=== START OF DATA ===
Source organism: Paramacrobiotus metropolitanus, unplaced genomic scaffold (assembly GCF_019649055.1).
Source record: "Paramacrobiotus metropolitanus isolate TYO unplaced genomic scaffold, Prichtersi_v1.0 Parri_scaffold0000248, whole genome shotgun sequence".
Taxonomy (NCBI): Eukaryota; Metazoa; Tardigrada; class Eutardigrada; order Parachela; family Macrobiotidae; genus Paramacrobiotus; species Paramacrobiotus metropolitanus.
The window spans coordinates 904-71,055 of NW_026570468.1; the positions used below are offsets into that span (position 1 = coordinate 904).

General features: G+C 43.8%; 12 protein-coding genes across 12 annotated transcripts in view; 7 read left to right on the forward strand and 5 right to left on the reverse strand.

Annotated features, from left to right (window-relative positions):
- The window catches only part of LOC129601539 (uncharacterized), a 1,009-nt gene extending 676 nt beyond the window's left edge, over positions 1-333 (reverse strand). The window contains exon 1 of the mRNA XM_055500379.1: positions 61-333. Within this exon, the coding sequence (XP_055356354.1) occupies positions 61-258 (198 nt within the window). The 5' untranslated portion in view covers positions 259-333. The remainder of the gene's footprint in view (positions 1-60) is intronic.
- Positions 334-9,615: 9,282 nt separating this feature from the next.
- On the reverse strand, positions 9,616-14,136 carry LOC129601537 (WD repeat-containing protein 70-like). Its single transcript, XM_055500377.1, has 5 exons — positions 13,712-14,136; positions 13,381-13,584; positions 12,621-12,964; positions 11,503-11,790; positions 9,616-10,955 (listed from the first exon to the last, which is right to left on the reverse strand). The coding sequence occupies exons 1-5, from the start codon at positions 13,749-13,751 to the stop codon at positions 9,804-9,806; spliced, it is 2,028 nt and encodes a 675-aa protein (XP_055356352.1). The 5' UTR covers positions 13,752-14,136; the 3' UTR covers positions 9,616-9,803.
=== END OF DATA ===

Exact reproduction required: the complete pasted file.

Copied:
Source organism: Paramacrobiotus metropolitanus, unplaced genomic scaffold (assembly GCF_019649055.1).
Source record: "Paramacrobiotus metropolitanus isolate TYO unplaced genomic scaffold, Prichtersi_v1.0 Parri_scaffold0000248, whole genome shotgun sequence".
Taxonomy (NCBI): Eukaryota; Metazoa; Tardigrada; class Eutardigrada; order Parachela; family Macrobiotidae; genus Paramacrobiotus; species Paramacrobiotus metropolitanus.
The window spans coordinates 904-71,055 of NW_026570468.1; the positions used below are offsets into that span (position 1 = coordinate 904).

General features: G+C 43.8%; 12 protein-coding genes across 12 annotated transcripts in view; 7 read left to right on the forward strand and 5 right to left on the reverse strand.

Annotated features, from left to right (window-relative positions):
- The window catches only part of LOC129601539 (uncharacterized), a 1,009-nt gene extending 676 nt beyond the window's left edge, over positions 1-333 (reverse strand). The window contains exon 1 of the mRNA XM_055500379.1: positions 61-333. Within this exon, the coding sequence (XP_055356354.1) occupies positions 61-258 (198 nt within the window). The 5' untranslated portion in view covers positions 259-333. The remainder of the gene's footprint in view (positions 1-60) is intronic.
- Positions 334-9,615: 9,282 nt separating this feature from the next.
- On the reverse strand, positions 9,616-14,136 carry LOC129601537 (WD repeat-containing protein 70-like). Its single transcript, XM_055500377.1, has 5 exons — positions 13,712-14,136; positions 13,381-13,584; positions 12,621-12,964; positions 11,503-11,790; positions 9,616-10,955 (listed from the first exon to the last, which is right to left on the reverse strand). The coding sequence occupies exons 1-5, from the start codon at positions 13,749-13,751 to the stop codon at positions 9,804-9,806; spliced, it is 2,028 nt and encodes a 675-aa protein (XP_055356352.1). The 5' UTR covers positions 13,752-14,136; the 3' UTR covers positions 9,616-9,803.